Society For Risk Analysis Annual Meeting 2017

Session Schedule & Abstracts


* Disclaimer: All presentations represent the views of the authors, and not the organizations that support their research. Please apply the standard disclaimer that any opinions, findings, and conclusions or recommendations in abstracts, posters, and presentations at the meeting are those of the authors and do not necessarily reflect the views of any other organization or agency. Meeting attendees and authors should be aware that this disclaimer is intended to apply to all abstracts contained in this document. Authors who wish to emphasize this disclaimer should do so in their presentation or poster. In an effort to make the abstracts as concise as possible and easy for meeting participants to read, the abstracts have been formatted such that they exclude references to papers, affiliations, and/or funding sources. Authors who wish to provide attendees with this information should do so in their presentation or poster.

Common abbreviations

W3-E
Symposium: Emerging Issues in Global Catastrophic Risks and Development

Room: Salon E   1:30 pm–3:00 pm

Chair(s): Dori Stiefel   dstiefel@utk.edu

Sponsored by Risk and Development and Security and Defense Specialty Groups

Global catastrophic risks (GCRs), risks of the highest magnitude, regardless of their probability, require multi-disciplinary approaches yet they are often studied by independent research communities. In contrast, this symposium’s presentations are integrated individually and collectively to consider anticipation of GCRs from the unintended consequences of science and technology; quantification of long-term severity of GCR’s overall; and consideration of agriculture risks in particular. Together, these presentations highlight the parallels between and among the GCRs themselves, the methodological and theoretical approaches, and the priorities for global actions.



W3-E.1  1:30 pm  Anticipating the Unintended Consequences of Science and Technology. Tonn BE, Stiefel D*; University of Tennessee   dstiefel@utk.edu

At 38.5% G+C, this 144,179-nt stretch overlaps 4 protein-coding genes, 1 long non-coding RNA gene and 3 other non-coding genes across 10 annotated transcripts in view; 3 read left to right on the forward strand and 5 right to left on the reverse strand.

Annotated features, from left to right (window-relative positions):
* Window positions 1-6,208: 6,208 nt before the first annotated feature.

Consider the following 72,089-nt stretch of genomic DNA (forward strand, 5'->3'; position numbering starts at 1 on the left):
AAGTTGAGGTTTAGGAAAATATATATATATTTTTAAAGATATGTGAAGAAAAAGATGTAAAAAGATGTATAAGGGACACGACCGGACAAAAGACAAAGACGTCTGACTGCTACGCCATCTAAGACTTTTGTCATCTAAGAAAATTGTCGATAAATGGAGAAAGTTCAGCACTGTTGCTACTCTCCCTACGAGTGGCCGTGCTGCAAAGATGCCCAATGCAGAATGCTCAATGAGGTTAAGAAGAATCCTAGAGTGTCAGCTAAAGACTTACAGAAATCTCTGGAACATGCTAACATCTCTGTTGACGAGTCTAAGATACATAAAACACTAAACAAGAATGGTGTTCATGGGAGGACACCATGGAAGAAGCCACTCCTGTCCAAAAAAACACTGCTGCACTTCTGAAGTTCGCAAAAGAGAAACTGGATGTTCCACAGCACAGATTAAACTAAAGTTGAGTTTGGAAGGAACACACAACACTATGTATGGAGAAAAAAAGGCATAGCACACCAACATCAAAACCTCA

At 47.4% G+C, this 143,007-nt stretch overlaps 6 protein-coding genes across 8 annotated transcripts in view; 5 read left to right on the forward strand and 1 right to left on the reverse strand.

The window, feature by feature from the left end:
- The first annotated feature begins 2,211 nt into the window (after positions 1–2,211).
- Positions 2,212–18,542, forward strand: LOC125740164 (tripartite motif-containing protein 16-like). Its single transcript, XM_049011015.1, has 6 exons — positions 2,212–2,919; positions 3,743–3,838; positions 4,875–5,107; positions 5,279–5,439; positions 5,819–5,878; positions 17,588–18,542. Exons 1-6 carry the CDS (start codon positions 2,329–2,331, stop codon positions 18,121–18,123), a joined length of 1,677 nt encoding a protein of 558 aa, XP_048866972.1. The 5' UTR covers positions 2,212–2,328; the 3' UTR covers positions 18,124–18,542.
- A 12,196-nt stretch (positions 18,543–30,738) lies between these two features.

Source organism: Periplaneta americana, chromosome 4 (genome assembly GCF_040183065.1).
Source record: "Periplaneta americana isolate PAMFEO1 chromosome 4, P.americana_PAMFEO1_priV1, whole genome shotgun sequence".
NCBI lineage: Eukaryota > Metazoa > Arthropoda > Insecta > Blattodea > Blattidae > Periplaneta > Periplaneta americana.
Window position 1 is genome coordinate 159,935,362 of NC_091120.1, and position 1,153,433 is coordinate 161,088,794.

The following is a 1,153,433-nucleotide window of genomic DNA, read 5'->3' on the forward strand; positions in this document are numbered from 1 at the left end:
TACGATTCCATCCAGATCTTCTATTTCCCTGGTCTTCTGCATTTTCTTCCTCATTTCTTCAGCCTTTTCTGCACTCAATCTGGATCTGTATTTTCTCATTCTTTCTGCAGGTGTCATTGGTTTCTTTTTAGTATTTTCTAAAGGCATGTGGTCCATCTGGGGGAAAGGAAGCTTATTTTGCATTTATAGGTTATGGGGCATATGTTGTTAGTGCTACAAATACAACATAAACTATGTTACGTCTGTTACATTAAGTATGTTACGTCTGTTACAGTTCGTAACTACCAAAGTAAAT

Abstract: Society’s technological choices generate unintended consequences that may include global catastrophic risks, within which the existential risks of human extinction are of most interest. This presentation investigates society’s opportunity to improve its ability to anticipate the unintended consequences of science and technology by applying a theoretical framework of unintended consequences to emerging technologies. Emerging technologies create unintended consequences such as invasive species from Clustered Regularly Interspaced Short Palindromic Repeats (CRISPR)-created species, or uncontrollable artificial intelligence from autonomous vehicles, or stressors on watersheds from environmental remediation technologies. This presentation applies Tonn and Stiefel’s (2015) theoretical framework of unintended consequences, which links causes (X) and effects (Y) via waypoint(s) (W). The causes are discoveries, products, and processes, and behaviors resulting from science and technology research and development. A series of waypoints such as events, trends, or forecasted patterns lead to the effects, the unintended consequences. The theoretical framework then explains (Y) as a function of (X) and (W), where (Y) is defined abstractly along these types of metrics: magnitude of the consequence (e.g., high, medium, low); direction of the consequences (e.g., positive, negative, both); timing of the consequences (e.g., near-term, mid-term, long-term); and general aspects of the consequences (economic, political, environmental, technological, social, human health). In the context of these findings, this presentation considers the psychological, practical (institutional), and worldly approaches to taking action or inaction. It concludes with the key limitations and opportunities for future research.